I want to begin by putting on record the Committee's thanks to Robert Blackburn, who produced heroic amounts of commitment and hard work to make this document what it is. It was nice that what we added was something very important, though easy to do. That was the symbol of the portcullis on the front, which gives it a strength and novelty in that Parliament has produced this consultation. Virtually all the hard work was done by Robert and his team and we owe them an immense debt. Robert will speak shortly with his view on where we go.

  There were three blueprints, and Robert will talk about that. The other context I should put into play is that we are a matter of weeks away from the year in which we will celebrate the 800th anniversary of old Magna Carta. Some people do not think that we should put any changes forward because it is only 800 years. This is the House of Commons; we do not want to rush and trip up, and perhaps it needs to mature a little bit longer. I hope that my remarks underline how important it is that we take some real action rather than linger.

  Colin from De Montfort university will tell us, no doubt, that 750 years ago today, Simon de Montfort issued his summons to the burgesses and aldermen in every borough to elect—not appoint—two representatives to attend a Parliament in Westminster Hall. That is another anniversary that we need to celebrate.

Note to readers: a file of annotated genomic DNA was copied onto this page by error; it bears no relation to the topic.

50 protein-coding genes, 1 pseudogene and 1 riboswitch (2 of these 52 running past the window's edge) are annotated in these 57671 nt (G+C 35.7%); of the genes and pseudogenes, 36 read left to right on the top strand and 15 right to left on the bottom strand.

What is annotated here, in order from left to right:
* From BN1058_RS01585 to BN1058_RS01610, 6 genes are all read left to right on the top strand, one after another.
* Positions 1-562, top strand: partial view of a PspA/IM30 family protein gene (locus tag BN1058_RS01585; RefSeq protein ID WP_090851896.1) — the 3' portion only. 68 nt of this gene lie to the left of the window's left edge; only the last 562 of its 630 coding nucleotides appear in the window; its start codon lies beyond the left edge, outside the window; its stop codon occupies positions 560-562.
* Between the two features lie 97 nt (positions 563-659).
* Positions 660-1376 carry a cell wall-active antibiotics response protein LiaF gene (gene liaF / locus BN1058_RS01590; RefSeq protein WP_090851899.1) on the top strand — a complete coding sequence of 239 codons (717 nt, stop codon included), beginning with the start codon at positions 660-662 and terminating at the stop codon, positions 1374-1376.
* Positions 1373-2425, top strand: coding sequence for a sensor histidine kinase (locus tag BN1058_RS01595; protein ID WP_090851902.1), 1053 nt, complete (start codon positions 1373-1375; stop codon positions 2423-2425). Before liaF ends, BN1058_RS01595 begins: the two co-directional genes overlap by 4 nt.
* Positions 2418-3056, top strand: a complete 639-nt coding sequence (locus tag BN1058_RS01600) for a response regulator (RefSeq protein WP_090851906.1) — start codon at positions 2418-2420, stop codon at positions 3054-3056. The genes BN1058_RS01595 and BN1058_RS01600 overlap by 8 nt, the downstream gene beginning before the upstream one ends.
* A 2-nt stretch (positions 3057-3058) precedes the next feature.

The conference will be divided into two halves. The first half will look forward to 2015 and ask, I hope in the affirmative, whether we are at a constitutional moment when this document becomes ever more relevant. After lunch, we will look at some of the issues that a written constitution raises for our democracy, what kind of body might prepare a written constitution, whether we can find agreement on a Bill of Rights to be included in that constitution and how we can engage the public in the issue of constitutional change.

  I think that people are more ready for this than they have ever been in the past. We have had a fantastic and optimistic adventure in democracy in Scotland, which in many senses narrowly produced a result that those of us who believe in the Union were happy about. It was a signal to address the problems which created that drive for devolution—over-centralisation and executive power in the United Kingdom—and it produced something that can make a serious contribution.

  There is talk about a constitutional convention, and this will feed into that. There are lots of possibilities for what Government or potential Governments may or may not want to offer the electorate. I should prepare you, perhaps, for a little disappointment in terms of what Mr Hague's Cabinet Committee will come out with. I have attempted to see the Cabinet Committee and have been rebuffed on every occasion. I was attempting to put forward the view of the Committee of Parliament that oversees political and constitutional reform, so I was rather surprised that it was not included in the evidence-taking that Mr Hague's Cabinet Committee has been doing. However, on we go.